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Welfare implications of identification of cattle by ear tags
  1. A. M. Johnston, BVM&S, DVetMed, MRCVS1 and
  2. D. S. Edwards, BSc, MSc1
  1. 1 Department of Farm Animal and Equine Medicine and Surgery, Royal Veterinary College. University of London, Hawkshead Lane, North Mymms, Hatfield, Hertfordshire AL9 7TA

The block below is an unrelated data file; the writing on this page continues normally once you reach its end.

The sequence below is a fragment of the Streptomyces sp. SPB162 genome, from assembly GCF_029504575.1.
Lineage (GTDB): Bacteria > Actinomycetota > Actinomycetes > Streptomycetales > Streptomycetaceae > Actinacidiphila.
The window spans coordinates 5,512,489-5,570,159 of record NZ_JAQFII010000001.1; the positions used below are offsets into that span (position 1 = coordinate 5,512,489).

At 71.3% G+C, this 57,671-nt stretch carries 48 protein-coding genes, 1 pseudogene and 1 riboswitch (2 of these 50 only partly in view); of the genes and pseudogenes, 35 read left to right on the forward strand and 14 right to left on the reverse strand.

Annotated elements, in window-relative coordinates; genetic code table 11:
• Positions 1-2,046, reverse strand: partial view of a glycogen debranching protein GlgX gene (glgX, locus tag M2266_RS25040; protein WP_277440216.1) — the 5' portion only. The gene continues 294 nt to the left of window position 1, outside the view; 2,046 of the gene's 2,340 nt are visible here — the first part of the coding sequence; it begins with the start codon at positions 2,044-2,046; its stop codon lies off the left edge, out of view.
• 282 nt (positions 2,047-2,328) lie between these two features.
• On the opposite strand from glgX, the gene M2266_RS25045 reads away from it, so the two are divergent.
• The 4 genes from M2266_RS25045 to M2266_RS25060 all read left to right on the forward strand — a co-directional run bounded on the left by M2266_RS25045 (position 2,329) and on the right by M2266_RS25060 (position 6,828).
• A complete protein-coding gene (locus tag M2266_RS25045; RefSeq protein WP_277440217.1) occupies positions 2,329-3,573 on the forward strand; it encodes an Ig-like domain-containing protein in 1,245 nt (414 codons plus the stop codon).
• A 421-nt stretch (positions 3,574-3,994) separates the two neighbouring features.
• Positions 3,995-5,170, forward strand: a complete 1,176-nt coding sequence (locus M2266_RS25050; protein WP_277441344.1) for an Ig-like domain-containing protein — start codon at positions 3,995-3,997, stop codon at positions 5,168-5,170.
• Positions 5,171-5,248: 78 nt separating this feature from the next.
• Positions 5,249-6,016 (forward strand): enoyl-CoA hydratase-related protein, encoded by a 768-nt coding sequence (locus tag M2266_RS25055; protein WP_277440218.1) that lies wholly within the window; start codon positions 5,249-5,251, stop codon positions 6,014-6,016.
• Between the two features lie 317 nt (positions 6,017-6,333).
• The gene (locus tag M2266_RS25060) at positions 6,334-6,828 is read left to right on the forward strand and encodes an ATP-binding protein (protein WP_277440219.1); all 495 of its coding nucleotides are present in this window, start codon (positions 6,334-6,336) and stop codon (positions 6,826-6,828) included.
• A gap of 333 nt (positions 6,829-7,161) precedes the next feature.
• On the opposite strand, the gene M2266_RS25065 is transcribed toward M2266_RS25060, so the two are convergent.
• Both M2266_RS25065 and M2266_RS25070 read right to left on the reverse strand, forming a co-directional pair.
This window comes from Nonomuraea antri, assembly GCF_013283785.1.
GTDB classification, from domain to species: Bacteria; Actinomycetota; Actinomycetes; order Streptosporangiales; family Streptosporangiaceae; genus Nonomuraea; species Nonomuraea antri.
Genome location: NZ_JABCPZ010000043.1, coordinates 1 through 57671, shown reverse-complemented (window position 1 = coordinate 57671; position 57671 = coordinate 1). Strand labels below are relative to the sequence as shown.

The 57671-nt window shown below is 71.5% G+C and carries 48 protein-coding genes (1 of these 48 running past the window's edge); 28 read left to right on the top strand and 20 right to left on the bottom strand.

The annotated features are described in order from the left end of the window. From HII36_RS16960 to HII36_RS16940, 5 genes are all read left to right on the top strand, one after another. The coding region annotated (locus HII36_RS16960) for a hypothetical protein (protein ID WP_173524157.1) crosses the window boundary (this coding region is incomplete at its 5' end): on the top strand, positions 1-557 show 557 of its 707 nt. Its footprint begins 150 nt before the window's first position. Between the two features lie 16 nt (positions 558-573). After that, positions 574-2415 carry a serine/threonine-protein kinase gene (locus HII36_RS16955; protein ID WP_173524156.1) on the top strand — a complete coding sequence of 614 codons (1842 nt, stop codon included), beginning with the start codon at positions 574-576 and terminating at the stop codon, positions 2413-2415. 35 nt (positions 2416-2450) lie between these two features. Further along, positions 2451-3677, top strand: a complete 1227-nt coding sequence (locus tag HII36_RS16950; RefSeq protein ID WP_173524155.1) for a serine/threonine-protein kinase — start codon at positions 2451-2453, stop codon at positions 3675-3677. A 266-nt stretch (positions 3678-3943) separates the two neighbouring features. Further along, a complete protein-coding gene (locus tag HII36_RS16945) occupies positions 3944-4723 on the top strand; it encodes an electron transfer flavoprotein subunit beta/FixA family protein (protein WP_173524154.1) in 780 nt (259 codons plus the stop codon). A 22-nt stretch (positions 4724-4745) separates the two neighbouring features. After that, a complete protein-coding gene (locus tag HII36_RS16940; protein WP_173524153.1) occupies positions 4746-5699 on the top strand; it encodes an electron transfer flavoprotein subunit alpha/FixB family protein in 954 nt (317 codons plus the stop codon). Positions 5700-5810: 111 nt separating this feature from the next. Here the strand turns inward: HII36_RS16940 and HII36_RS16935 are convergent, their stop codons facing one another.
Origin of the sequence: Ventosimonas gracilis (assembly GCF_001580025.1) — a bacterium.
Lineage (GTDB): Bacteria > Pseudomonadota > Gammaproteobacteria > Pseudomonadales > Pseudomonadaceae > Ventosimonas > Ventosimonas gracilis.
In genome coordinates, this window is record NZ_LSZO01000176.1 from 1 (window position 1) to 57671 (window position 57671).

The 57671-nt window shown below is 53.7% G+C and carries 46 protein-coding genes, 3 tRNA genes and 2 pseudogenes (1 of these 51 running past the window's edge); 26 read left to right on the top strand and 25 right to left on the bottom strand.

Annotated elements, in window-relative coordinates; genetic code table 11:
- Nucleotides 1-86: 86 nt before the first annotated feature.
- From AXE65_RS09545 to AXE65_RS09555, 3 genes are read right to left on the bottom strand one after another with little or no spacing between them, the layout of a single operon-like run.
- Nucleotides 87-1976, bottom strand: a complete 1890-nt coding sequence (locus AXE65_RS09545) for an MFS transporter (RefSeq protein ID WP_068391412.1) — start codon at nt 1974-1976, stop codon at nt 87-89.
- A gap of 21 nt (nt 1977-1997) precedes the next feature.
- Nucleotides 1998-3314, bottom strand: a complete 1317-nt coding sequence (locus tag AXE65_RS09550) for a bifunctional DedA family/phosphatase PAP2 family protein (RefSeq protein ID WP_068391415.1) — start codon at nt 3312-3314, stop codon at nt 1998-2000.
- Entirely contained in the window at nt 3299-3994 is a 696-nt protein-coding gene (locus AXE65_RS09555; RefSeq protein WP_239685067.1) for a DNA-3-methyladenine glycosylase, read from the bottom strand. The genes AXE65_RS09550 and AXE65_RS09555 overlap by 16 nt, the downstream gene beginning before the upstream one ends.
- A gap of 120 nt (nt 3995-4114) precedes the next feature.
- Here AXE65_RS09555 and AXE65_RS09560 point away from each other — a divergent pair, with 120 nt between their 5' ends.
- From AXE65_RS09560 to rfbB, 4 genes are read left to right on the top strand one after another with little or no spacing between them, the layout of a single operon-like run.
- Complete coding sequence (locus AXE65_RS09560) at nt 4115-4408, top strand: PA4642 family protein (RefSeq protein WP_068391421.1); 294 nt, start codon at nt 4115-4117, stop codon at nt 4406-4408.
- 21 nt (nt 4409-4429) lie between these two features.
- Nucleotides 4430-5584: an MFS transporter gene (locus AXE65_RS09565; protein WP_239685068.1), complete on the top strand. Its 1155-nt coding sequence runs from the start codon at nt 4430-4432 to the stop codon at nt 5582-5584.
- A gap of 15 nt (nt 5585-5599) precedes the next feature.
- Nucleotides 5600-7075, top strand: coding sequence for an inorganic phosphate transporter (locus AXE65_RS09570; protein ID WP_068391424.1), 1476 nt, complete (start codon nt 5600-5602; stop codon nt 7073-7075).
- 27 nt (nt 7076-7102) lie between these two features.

The damage caused by ear tags used for identification was studied by examining the ears of normal beef cattle and cull cows after slaughter, and by comparing the effects of metal and polyurethane ear tags in calves which had been doubletagged in the same ear. Metal tags were associated with more damage to the ears than polyurethane tags, the difference being most marked in the young calves, in which slight changes were found in 36.6 per cent and severe changes in 9.8 per cent of ears. There was a high incidence of blood around the point of insertion of the metal tags at three weeks old, but with the polyurethane tags only one calf showed slight evidence of blood around the point of insertion. In the beef cattle fitted with metal tags, a slight reaction was recorded in 40 per cent, a moderate reaction in 17 per cent and significant changes were found in 12 per cent of ears. By comparison, 16 per cent of ears with polyurethane tags showed only a slight reaction, and 80 per cent of the polyurethane tags were considered to be a good fit, compared with 37 per cent of metal tags. More changes were observed in the ears of the cull cows, with 23.5 per cent of ears with polyurethane tags being free from damage, compared with only 2.9 per cent of ears with metal tags.

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